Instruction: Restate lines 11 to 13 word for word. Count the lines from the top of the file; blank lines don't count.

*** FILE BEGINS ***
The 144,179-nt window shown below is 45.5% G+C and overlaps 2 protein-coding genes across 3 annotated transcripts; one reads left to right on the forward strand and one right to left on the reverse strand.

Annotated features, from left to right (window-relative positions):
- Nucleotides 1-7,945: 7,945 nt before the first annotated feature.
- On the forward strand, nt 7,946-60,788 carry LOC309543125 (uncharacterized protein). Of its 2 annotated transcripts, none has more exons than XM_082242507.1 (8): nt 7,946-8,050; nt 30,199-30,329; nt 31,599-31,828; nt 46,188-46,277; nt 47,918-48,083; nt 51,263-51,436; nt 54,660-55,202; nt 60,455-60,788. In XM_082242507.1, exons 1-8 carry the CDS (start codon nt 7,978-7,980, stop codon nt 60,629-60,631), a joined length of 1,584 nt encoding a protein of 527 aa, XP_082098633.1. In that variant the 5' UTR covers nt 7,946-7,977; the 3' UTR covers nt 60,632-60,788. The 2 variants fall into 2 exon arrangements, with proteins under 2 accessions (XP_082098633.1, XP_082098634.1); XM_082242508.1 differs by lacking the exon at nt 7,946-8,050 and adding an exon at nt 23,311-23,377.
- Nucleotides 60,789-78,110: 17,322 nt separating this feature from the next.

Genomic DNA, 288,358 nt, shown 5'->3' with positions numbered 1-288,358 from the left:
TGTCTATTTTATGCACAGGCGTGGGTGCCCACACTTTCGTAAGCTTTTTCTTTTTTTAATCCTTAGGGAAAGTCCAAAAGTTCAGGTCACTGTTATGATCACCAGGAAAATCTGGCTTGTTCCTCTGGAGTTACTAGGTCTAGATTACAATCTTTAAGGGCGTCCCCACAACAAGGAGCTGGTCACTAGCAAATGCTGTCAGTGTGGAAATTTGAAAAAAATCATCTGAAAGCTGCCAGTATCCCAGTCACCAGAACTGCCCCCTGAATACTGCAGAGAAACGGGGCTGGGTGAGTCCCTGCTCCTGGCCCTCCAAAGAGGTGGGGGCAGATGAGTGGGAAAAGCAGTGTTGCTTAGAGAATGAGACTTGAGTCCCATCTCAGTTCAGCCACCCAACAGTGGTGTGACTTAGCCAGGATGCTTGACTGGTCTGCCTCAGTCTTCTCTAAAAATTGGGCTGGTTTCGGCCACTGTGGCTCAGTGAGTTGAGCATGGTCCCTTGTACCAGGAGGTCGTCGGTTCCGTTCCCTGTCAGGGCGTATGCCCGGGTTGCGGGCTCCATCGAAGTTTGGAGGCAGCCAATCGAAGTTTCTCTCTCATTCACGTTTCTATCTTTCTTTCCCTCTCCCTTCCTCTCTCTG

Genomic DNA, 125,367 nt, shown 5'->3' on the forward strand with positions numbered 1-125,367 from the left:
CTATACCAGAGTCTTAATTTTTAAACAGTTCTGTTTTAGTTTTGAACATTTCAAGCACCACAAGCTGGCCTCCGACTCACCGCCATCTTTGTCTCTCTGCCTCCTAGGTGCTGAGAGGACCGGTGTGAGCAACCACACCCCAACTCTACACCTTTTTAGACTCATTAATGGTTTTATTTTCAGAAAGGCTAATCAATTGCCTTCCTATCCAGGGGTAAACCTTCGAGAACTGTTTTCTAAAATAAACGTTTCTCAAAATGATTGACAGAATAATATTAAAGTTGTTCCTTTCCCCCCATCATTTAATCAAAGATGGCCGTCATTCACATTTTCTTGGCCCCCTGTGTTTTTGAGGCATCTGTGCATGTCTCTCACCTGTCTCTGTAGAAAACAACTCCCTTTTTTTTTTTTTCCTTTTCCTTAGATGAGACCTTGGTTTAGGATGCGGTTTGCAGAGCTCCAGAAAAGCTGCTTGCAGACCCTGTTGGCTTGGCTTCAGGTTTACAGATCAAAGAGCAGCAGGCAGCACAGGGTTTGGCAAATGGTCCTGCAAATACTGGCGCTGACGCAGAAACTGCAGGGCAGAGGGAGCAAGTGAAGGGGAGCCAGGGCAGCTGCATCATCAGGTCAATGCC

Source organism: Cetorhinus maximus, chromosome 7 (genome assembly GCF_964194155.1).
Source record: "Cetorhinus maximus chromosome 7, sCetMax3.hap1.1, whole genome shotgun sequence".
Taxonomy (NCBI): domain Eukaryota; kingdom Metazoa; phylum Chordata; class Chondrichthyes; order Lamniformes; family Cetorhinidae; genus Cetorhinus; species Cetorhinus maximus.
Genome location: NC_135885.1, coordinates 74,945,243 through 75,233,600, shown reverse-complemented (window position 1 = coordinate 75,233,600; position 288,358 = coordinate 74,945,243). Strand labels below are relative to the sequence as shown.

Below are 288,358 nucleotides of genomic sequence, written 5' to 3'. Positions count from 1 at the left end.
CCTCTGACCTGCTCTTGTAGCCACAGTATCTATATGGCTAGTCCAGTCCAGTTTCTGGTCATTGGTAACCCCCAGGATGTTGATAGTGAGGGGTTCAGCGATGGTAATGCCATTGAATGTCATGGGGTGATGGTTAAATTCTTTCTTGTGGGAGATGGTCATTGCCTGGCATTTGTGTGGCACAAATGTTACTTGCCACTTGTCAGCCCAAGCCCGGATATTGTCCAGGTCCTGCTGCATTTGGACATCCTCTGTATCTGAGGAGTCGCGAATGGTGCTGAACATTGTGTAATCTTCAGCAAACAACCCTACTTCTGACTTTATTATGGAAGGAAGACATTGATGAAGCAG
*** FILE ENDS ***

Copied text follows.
Source record: "Cetorhinus maximus chromosome 7, sCetMax3.hap1.1, whole genome shotgun sequence".
Taxonomy (NCBI): domain Eukaryota; kingdom Metazoa; phylum Chordata; class Chondrichthyes; order Lamniformes; family Cetorhinidae; genus Cetorhinus; species Cetorhinus maximus.
Genome location: NC_135885.1, coordinates 74,945,243 through 75,233,600, shown reverse-complemented (window position 1 = coordinate 75,233,600; position 288,358 = coordinate 74,945,243). Strand labels below are relative to the sequence as shown.